Endicott Johnson Corp. v. Perkins (317 U.S. 501 (1943)) was a follow up to Crowell
v. Benson (285 U.S. 22 (1932)), and
applied the notion of ultra vires to subpoena powers. In the
case, Johnson resisted a subpoena because they felt that the Administrative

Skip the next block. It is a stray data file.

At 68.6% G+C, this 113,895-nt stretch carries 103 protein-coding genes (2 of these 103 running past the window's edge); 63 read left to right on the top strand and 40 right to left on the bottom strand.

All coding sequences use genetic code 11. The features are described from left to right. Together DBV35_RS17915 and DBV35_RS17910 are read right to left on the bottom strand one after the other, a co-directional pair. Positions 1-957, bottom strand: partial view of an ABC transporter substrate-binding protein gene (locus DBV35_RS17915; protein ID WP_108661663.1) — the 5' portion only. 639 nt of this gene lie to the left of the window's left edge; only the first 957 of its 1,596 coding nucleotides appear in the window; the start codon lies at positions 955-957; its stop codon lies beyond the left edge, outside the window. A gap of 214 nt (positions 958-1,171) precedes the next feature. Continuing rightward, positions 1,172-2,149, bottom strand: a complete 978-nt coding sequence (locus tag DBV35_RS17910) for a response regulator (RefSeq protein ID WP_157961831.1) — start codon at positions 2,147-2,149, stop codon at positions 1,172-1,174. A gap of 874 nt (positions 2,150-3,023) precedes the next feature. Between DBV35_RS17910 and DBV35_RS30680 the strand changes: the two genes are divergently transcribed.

Agency was acting outside their jurisdiction.
The Court found that the
information in the subpoena was necessary for the agency to determine
where their jurisdictional limits were.
Basically, an agency can
conduct an inquiry to determine their jurisdiction, even if it later turns
out that the people getting subpoenaed were outside of the agency's